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Egypt PM resigns, but protesters vow to stay in Tahrir Square

The resignation of Egypt's Prime Minister Ahmed Shafiq – seen as too close to ousted President Hosni Mubarak – demonstrates the clout the protesters wield as they push for real change.

In this Feb.13 file photo, Egyptian Prime Minister Ahmed Shafiq spoke during a press conference in Cairo. Egypt's military rulers have announced Shafiq's resignation.

Amr Nabil/AP/File

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Updated at 12:17 p.m.

Supporters of Egypt's revolution logged another victory Thursday with the resignation of Ahmed Shafiq, the prime minister appointed by former President Hosni Mubarak just before he was toppled by a popular uprising last month.

The Supreme Council of the Armed Forces, which is ruling the country until new elections are held, announced on its Facebook page Thursday it had accepted Mr. Shafiq’s resignation and appointed former transportation minister Essam Sharaf to form a new government in his place.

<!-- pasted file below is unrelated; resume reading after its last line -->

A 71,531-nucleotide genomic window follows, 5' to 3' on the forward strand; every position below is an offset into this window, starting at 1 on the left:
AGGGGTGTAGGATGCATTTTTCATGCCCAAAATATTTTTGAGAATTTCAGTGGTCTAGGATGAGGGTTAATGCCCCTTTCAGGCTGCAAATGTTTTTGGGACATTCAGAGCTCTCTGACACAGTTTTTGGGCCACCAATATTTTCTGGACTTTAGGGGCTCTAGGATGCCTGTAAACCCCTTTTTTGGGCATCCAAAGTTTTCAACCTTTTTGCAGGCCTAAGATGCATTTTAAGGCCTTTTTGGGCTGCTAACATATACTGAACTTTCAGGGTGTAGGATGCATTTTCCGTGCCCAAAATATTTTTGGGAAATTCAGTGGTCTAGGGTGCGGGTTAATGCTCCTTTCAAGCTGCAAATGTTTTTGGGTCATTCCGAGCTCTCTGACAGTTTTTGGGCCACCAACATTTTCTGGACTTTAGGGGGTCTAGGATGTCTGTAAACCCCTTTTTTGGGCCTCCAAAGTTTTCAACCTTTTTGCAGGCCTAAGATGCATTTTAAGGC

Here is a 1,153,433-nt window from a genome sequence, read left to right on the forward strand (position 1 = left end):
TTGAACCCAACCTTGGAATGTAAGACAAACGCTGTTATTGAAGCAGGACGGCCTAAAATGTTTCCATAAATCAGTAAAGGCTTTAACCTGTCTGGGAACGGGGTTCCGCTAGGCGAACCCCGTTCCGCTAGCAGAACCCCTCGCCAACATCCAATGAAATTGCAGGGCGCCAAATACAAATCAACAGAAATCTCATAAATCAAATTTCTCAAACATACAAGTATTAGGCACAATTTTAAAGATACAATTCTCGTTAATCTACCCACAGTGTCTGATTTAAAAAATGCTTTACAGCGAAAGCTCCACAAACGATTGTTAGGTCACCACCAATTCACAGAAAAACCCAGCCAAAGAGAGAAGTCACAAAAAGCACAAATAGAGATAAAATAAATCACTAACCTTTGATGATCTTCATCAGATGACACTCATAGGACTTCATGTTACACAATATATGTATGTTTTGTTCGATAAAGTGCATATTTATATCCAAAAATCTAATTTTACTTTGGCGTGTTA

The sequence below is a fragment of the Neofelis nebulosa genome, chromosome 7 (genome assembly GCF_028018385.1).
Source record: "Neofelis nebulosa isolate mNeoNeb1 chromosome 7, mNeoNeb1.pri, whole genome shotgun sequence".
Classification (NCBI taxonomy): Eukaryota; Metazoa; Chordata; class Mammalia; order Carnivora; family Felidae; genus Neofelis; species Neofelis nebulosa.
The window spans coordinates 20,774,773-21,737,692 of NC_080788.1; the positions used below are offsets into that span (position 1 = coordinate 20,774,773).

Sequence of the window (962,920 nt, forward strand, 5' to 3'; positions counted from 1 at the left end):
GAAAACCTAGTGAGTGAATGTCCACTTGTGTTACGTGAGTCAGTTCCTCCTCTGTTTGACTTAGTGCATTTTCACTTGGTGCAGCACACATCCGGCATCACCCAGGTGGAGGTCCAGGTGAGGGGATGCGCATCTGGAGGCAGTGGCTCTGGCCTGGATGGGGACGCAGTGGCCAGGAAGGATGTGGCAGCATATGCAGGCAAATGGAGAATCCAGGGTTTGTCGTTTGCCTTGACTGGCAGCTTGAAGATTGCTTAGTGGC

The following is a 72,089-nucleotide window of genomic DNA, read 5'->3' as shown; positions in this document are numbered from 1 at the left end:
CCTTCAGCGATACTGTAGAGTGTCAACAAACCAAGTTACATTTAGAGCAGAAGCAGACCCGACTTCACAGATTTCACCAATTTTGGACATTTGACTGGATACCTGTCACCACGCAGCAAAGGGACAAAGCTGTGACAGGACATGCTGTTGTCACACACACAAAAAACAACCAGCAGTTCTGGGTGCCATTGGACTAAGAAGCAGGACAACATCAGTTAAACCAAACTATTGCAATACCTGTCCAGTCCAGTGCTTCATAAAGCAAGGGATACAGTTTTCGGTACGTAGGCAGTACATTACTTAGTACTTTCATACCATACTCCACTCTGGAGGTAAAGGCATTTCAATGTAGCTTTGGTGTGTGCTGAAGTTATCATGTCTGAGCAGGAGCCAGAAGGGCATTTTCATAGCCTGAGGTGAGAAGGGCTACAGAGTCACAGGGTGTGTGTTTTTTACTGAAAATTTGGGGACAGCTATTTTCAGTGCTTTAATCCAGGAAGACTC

Shafiq’s ouster demonstrates that the armed forces are eager to maintain stability and recognize that keeping Mubarak associates in office would have the opposite effect. It is another manifestation of Egyptians' newly discovered people power as they take to the streets to demand far-reaching change beyond the ouster of Mubarak.

But while protesters welcomed Shafiq's departure, many were skeptical about his low-profile replacement and vowed to keep up the pressure on the government.

“It’s good news, but it’s not enough,” says Layla Maged, a protester in Tahrir Square taking refuge from the hot sun in a large tent she shares with several friends. A tarp covered the floor and she sat on a blanket. A tent next door proclaimed itself the Revolution Villa.


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